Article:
Many of these musicians’ fans, ordinary women who joined the counterculture aspiring to take a trip to a more bucolic setting, remain caught in a historiographical fault line between Ruth Rosen’s liberal The World Split Open (2000)  and Alice Echols’ Daring to Be Bad: Radical Feminism in America, 1967–1975 (1989); they are considered to have been bypassed by the women’s movement. The hippie chicks of the counterculture have received little attention in the history of feminism, having been swallowed up by the history of a male-dominated “back to the land” movement, the sexual revolution, and the La Leche League.

Gretchen Lemke-Santangelo’s Daughters of Aquarius: Women of the Sixties Counterculture (2009) is the only monograph to date that has given these women a place in the history of feminism. Instead of portraying them as stereotypical earth mothers, nymphs in peasant dresses, or strung-out domestic drudges—the antithesis of feminism—the author demonstrates how these women broke with both the middle-class housewife and the rising career woman to recover the value of women’s productive labor in rural America. They rejected both liberal feminism’s insistence on state-guaranteed rights and radical feminism’s rejection of gender binaries to forge their own version of female empowerment.

Lemke-Santangelo demonstrates how hippie women contributed to a developing cultural feminism. She unpacks the gender ideology of the counterculture, rife with assumptions of women as being intuitive, nurturing, cooperative, and ruled by the cycles of their bodies and emotions. Counterculture women embraced these values and turned to them as a source of power, sharing this viewpoint with cultural feminists emerging in urban consciousness-raising groups. The differing moral sensibility that counterculture feminists embraced would later become the “ethics of care” defined by Carol Gilligan’s In a Different Voice: Psychological Theory and Women’s Development (1982).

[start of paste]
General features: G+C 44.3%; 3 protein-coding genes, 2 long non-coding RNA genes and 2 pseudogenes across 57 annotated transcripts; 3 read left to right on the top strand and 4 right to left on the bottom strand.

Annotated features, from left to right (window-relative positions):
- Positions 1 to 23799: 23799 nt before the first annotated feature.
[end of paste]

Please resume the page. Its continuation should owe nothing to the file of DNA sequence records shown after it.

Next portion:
Rather than seeing the essentialist view of women as a liability, many counterculture women claimed their power through the creation of “woman-centered” spirituality and sexuality, in which a return to the land, an often unrealized ideal, communal living, and simple practices unseen since the 19th century offered possibilities for self-definition. Alongside men whose intransigent sexism remained very much like that of their fathers, women in rural communes took on the burden of the strenuous work and caregiving, revaluing women’s traditional productive labor, which had been superseded by industrialization. Freed from the chains of an office desk and breaking through the picket fence of suburbia, they gained confidence in their hard-won domestic and farming skills to assert the value of female difference. They banded together to rediscover skills in organic gardening, bread baking, keeping chickens, home remedies, midwifery, and nearly lost arts and crafts. Counterculture women appropriated Eastern and Native American practices such as sweat lodges, folk medicine, and spiritual rituals. Orchestrating the rebuilding of communal life, often ahead of the men, women rejected industrial food and the consumer culture that defined the lives of their mothers as a revolutionary act toward greater human well-being. Hippie women were also unlike the generations in their recent memory in developing a flexible lifestyle that allowed greater sexual expression and freedom, spiritual and psychedelic experimentation, and a sense of economic power that generated a feminist consciousness.